Corporate McSocial Responsibility
Fast-food gadfly Eric Schlosser has a new book out. Chew On This: Everything You Don't Want to Know About Fast Food is Fast Food Nation for middle school students.
An excerpt has Schlosser arguing that Big Fast Food seeks to control human behavior by advertising to children, that it ruthlessly replicates its business practices across all restaurants, and that McDonald’s—owing to its size—is the major culprit.
Steve Easterbrook, the new President and CEO of McDonald’s UK, responded in an op-ed by pointing out that “salt levels are down 30% in Chicken McNuggets and 24% in fries, compared with 2004”.
A few years ago, another anti-McDonald’s writer, Paul Hawken, condemned McDonald’s Corporate Social Responsibility report because it “was about how a corporation that's been severely stung by bad publicity, poor service and declining earnings now wants to plead its case to its critics…but it ignores what its critics care about.” Namely, that “the food it serves harms people, promotes obesity, heart disease and has detrimental effects on land and water.”
How pitiful, then, that last month, the McDonald’s CSR blog praised a business school on whose faculty sits a frequent co-author of Hawken’s. Will McDonald’s ever learn?
Hawken and Schlosser fault McDonald’s for producing, selling and marketing fast food. Period. McDonald’s belief that such a deep-rooted assault on its legitimacy can be appeased through a new age-sounding CSR campaign in which “everything is connected to everything else” is harmful not only to itself and the fast food industry, but to the free market system as a whole. Unfortunately, many other businesses have embraced CSR with the same passion as McDonald’s.
This is not to say that a company should ignore challenges to its legitimacy. It is just that CSR, as it is generally understood, offers a poor framework for doing so.
In the traditional view of the market, all transactions are voluntary. That is, well-informed individuals freely buy and sell goods and services. Individuals are motivated to buy and sell based on their own rational self-interest such that a market transaction will only occur if both the buyer and the seller believe they will each benefit from the transaction. Because each transaction occurs without coercion and each party to the transaction improves his welfare, market actors—be they individual consumers, small businesses or large corporations—are thought to possess “legitimacy”.
The doctrine of CSR, however, is premised on the idea that the ‘free market’ is not actually free. Instead of making voluntary transactions, Eric Schlosser, for example, would argue that corporate advertising tricks or manipulates people into wanting products they shouldn’t want or don’t need. On a broader level, CSR proponents argue that globalization has disrupted the traditional boundaries between state, society and economy so as to call into question the strict separation between the political realm and the economic realm—a separation that the traditional view of the market takes for granted. Furthermore, this blurring of boundaries has resulted in an increase in corporate power and a decrease in the political power of national governments. Market actors can no longer point toward an ‘assumed’ legitimacy or ‘practical’ legitimacy due to the separation of state and economy. Instead, all actors (or stakeholders) in society must justify their own boundaries with reference to their ‘moral’ legitimacy. CSR is then seen as a political tool to validate the moral legitimacy of the corporation.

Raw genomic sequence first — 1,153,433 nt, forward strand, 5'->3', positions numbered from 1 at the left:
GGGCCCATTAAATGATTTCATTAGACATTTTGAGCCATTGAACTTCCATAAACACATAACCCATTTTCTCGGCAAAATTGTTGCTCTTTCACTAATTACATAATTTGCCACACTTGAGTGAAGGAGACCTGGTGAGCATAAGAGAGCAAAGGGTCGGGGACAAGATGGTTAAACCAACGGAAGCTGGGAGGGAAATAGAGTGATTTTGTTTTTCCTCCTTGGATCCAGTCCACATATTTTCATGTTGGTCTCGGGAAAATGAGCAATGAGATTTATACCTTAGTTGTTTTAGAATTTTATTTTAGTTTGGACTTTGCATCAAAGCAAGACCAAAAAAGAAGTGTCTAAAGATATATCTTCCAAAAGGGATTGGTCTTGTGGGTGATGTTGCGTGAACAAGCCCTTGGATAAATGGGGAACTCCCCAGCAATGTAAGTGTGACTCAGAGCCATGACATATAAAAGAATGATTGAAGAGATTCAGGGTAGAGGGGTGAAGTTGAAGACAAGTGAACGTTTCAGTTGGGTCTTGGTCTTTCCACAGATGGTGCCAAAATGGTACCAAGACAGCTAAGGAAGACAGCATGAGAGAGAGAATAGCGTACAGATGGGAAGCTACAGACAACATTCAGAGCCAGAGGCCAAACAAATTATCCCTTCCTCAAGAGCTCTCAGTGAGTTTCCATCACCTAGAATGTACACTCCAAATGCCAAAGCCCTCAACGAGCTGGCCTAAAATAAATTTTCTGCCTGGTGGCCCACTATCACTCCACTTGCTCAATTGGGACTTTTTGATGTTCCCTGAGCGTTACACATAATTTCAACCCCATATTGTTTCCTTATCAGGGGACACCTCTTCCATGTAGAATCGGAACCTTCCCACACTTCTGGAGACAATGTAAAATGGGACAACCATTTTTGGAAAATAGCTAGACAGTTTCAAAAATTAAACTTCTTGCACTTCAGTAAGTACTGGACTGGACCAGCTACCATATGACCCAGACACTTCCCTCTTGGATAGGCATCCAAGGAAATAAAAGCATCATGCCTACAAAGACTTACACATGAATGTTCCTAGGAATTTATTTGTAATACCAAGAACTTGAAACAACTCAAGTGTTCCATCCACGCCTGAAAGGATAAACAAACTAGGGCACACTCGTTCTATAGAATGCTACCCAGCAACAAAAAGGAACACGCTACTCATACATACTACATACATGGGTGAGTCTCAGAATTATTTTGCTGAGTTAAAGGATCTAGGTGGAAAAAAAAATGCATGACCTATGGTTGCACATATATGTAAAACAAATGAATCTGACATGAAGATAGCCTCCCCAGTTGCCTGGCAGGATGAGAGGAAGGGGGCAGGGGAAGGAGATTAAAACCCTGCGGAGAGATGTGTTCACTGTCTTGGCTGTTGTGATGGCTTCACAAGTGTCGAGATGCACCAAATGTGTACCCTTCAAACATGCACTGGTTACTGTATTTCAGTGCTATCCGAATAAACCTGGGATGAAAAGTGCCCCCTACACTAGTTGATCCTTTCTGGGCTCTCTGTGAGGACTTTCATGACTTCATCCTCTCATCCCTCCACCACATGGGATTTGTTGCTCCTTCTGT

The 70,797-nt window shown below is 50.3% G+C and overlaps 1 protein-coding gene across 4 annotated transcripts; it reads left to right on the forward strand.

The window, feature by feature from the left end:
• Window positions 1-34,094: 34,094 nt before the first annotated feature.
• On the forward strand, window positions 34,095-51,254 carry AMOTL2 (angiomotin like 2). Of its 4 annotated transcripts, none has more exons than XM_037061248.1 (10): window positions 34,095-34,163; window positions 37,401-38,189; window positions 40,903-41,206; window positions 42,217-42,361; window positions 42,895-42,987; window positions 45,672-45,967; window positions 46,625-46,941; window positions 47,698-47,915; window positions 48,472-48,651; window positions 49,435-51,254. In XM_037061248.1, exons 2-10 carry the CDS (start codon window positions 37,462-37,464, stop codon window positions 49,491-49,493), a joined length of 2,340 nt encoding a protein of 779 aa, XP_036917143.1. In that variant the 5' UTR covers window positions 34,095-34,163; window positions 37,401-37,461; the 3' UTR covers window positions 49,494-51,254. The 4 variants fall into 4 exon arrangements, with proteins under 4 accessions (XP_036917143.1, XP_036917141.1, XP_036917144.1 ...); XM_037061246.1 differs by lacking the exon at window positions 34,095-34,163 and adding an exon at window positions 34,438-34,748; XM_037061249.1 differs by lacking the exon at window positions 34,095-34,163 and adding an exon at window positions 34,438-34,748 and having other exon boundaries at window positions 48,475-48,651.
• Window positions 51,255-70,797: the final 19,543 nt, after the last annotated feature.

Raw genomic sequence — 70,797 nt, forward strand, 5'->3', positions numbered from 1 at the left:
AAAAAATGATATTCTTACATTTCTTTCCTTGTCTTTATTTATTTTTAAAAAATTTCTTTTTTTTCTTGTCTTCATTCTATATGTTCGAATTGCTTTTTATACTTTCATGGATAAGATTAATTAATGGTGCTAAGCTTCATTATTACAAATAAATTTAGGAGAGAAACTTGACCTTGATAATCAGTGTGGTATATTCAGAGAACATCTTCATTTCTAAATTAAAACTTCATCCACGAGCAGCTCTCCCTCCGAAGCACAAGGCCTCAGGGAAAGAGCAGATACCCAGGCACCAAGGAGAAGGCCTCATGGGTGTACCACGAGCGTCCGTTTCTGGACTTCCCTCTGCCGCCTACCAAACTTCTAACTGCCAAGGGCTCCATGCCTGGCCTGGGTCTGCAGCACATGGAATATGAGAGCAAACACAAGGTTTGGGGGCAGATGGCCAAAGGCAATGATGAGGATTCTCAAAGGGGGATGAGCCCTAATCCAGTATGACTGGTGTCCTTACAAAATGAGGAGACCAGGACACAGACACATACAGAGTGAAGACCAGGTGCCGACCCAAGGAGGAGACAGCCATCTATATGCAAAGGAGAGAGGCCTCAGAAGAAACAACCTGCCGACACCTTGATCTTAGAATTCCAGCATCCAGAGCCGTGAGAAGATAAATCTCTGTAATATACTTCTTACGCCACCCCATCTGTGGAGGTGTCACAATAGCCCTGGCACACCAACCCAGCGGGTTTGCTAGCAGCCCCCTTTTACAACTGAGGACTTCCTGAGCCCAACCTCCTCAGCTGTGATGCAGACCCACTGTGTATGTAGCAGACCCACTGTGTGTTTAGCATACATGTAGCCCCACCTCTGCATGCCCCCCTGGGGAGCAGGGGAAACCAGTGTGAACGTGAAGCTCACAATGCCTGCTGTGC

But what happened to the role of the individual? In the traditional view of the free market, all action begins with the rational (purposeful) behavior of the individual. A corporation, for example, is seen as a nexus of contracts between individuals who are legally and morally responsible for their actions. But in the CSR world, the main ‘actors’ are not actual people but abstractions: the state, society, the corporation. The problem is that these abstract constructions—metaphors like “corporate citizen”—obscure and ignore real human behavior.
Traditional economic theory takes into account the selfish nature of Man. The modern corporation, defined as a nexus of contracts, acknowledges this fact as well and attempts to construct the contracts in such a way as to align the interests of the individuals in the corporation (especially upper management) with the interests of the corporation. But to do this, there needs to be a simple, coherent purpose to the corporation: to maximize long-term shareholder wealth. Profits then act as signals for other companies to enter a market and compete. Such a market actor, said Adam Smith “by pursuing his own interest, frequently promotes that of the society more effectually than when he really intends to promote it.”
Nothing so elegant takes place in the world of CSR, where the legal fiction of corporate ‘personhood’ is elevated to the realm of fact. The corporation is not only a citizen but is also a powerful political participant who must justify his legitimacy with reference to another abstraction, a ‘social responsibility’. Who determines what this responsibility is and who defines the extent to which it is adhered? In the case of McDonald’s, the answer seems to be Eric Schlosser and Paul Hawken.